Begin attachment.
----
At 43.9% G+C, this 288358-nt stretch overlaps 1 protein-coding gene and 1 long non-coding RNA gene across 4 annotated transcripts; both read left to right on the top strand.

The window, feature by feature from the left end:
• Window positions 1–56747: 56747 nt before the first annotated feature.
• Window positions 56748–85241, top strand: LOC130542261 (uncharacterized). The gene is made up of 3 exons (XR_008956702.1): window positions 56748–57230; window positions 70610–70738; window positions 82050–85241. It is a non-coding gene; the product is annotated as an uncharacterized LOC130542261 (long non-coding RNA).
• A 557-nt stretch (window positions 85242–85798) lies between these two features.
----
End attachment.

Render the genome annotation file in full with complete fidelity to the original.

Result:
At 43.9% G+C, this 288358-nt stretch overlaps 1 protein-coding gene and 1 long non-coding RNA gene across 4 annotated transcripts; both read left to right on the top strand.

The window, feature by feature from the left end:
• Window positions 1–56747: 56747 nt before the first annotated feature.
• Window positions 56748–85241, top strand: LOC130542261 (uncharacterized). The gene is made up of 3 exons (XR_008956702.1): window positions 56748–57230; window positions 70610–70738; window positions 82050–85241. It is a non-coding gene; the product is annotated as an uncharacterized LOC130542261 (long non-coding RNA).
• A 557-nt stretch (window positions 85242–85798) lies between these two features.